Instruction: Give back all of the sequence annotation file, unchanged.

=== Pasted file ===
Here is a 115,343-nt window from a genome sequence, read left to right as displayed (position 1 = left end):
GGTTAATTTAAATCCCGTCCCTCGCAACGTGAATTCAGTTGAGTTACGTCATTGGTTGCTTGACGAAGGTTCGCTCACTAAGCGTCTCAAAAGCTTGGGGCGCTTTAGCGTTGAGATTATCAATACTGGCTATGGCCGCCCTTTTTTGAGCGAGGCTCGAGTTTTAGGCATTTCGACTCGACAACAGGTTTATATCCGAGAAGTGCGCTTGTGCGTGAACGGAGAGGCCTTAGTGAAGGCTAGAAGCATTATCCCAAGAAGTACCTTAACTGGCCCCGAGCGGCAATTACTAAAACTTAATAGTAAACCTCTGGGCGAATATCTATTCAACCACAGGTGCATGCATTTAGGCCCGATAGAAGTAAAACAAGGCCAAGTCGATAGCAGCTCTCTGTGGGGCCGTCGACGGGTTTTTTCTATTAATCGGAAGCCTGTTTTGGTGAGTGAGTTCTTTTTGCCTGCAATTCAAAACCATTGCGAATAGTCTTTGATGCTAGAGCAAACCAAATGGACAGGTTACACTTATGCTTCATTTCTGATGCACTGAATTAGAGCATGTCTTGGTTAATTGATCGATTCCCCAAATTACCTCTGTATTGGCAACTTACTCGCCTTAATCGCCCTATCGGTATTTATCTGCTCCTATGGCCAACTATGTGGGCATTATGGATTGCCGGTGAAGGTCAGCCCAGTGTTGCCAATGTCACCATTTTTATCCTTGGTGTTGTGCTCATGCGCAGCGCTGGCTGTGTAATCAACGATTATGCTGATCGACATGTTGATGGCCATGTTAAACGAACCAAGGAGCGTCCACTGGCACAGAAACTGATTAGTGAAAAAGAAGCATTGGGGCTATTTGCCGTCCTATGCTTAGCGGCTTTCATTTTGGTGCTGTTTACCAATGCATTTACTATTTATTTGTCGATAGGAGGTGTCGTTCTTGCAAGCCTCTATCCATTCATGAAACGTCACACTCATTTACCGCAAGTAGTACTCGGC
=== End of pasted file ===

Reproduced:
Here is a 115,343-nt window from a genome sequence, read left to right as displayed (position 1 = left end):
GGTTAATTTAAATCCCGTCCCTCGCAACGTGAATTCAGTTGAGTTACGTCATTGGTTGCTTGACGAAGGTTCGCTCACTAAGCGTCTCAAAAGCTTGGGGCGCTTTAGCGTTGAGATTATCAATACTGGCTATGGCCGCCCTTTTTTGAGCGAGGCTCGAGTTTTAGGCATTTCGACTCGACAACAGGTTTATATCCGAGAAGTGCGCTTGTGCGTGAACGGAGAGGCCTTAGTGAAGGCTAGAAGCATTATCCCAAGAAGTACCTTAACTGGCCCCGAGCGGCAATTACTAAAACTTAATAGTAAACCTCTGGGCGAATATCTATTCAACCACAGGTGCATGCATTTAGGCCCGATAGAAGTAAAACAAGGCCAAGTCGATAGCAGCTCTCTGTGGGGCCGTCGACGGGTTTTTTCTATTAATCGGAAGCCTGTTTTGGTGAGTGAGTTCTTTTTGCCTGCAATTCAAAACCATTGCGAATAGTCTTTGATGCTAGAGCAAACCAAATGGACAGGTTACACTTATGCTTCATTTCTGATGCACTGAATTAGAGCATGTCTTGGTTAATTGATCGATTCCCCAAATTACCTCTGTATTGGCAACTTACTCGCCTTAATCGCCCTATCGGTATTTATCTGCTCCTATGGCCAACTATGTGGGCATTATGGATTGCCGGTGAAGGTCAGCCCAGTGTTGCCAATGTCACCATTTTTATCCTTGGTGTTGTGCTCATGCGCAGCGCTGGCTGTGTAATCAACGATTATGCTGATCGACATGTTGATGGCCATGTTAAACGAACCAAGGAGCGTCCACTGGCACAGAAACTGATTAGTGAAAAAGAAGCATTGGGGCTATTTGCCGTCCTATGCTTAGCGGCTTTCATTTTGGTGCTGTTTACCAATGCATTTACTATTTATTTGTCGATAGGAGGTGTCGTTCTTGCAAGCCTCTATCCATTCATGAAACGTCACACTCATTTACCGCAAGTAGTACTCGGC